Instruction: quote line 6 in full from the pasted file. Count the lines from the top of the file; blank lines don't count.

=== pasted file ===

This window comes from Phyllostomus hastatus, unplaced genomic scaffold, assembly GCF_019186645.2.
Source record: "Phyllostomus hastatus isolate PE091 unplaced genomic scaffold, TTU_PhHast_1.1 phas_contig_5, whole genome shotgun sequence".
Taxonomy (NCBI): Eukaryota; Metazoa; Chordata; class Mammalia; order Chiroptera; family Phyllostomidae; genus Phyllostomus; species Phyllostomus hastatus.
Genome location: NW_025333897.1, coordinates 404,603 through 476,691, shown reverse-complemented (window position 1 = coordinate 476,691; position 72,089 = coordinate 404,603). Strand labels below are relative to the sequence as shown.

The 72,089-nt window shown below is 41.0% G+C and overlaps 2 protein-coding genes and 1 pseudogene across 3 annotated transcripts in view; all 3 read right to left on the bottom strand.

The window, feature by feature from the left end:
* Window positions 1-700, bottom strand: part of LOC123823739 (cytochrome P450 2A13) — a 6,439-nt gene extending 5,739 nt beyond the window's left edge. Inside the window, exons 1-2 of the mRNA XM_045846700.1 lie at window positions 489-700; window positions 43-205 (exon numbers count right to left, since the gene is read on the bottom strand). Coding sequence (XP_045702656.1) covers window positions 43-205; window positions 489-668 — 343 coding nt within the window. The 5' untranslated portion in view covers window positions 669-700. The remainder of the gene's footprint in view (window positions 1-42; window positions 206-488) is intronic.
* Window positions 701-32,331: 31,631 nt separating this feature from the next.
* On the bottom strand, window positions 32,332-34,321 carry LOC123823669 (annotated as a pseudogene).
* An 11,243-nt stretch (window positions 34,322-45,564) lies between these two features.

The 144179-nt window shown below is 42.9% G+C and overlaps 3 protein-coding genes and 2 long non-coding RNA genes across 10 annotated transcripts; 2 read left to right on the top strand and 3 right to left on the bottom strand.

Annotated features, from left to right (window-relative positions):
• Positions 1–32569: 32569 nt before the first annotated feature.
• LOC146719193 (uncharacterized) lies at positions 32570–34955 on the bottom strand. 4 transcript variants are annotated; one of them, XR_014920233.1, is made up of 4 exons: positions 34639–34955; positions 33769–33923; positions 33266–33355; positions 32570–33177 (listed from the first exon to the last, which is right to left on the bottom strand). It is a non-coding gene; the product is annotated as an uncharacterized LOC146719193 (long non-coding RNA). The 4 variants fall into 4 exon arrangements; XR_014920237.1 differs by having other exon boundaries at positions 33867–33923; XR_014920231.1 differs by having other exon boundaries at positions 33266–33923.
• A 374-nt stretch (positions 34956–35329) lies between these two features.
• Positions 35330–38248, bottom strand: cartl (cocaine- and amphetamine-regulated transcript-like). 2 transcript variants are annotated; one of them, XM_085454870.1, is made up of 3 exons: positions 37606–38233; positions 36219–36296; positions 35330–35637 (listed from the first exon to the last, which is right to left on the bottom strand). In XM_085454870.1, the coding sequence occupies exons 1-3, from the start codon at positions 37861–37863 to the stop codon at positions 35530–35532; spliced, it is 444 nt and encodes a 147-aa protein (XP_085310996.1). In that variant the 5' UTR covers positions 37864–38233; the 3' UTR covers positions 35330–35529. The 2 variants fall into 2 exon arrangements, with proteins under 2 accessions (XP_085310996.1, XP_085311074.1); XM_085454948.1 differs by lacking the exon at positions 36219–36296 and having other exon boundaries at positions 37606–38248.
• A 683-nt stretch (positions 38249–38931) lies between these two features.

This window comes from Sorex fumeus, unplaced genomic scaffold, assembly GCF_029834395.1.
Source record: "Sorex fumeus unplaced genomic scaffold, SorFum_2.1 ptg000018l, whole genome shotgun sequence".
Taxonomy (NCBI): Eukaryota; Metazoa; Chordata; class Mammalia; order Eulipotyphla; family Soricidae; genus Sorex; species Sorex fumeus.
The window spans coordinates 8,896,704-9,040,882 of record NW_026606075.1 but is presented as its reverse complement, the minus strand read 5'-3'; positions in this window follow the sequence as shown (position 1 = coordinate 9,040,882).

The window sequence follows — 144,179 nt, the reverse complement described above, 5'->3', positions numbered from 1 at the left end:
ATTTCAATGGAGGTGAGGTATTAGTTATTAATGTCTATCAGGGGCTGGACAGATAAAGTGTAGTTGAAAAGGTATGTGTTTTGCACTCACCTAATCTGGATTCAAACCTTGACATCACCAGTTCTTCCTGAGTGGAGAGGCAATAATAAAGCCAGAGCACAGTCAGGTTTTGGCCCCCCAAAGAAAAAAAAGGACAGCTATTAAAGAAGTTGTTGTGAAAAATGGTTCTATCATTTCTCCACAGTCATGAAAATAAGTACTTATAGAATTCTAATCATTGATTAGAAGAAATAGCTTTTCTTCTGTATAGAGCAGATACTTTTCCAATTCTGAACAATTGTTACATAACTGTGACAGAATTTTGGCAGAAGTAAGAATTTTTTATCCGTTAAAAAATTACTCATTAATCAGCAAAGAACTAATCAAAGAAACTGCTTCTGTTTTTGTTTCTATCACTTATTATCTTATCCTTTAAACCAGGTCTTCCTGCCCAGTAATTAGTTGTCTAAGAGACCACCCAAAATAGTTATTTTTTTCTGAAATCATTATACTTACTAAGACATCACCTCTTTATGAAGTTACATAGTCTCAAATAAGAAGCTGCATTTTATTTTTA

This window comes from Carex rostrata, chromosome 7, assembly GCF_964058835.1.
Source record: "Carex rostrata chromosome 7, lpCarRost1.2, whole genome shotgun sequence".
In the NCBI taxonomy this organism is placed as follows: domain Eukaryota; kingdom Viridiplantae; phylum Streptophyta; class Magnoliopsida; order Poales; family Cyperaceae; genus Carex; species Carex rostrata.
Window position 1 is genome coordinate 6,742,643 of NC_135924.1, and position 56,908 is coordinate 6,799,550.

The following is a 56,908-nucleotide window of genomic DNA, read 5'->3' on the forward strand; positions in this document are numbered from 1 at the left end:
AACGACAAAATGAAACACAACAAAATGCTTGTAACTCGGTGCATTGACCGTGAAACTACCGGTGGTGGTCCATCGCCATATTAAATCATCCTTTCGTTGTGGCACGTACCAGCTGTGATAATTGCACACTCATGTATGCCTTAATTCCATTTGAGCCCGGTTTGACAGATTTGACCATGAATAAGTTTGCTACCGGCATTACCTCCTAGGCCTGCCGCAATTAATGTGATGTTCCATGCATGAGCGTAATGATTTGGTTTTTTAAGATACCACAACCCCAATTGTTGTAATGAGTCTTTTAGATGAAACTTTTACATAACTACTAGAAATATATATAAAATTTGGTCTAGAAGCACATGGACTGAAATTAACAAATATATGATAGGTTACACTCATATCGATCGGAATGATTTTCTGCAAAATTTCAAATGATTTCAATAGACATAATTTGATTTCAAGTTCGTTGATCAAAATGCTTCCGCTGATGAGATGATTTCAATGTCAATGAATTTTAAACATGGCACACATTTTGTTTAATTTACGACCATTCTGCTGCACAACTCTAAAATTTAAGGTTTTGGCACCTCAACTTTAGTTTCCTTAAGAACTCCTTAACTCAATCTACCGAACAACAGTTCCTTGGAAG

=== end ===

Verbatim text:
The window, feature by feature from the left end: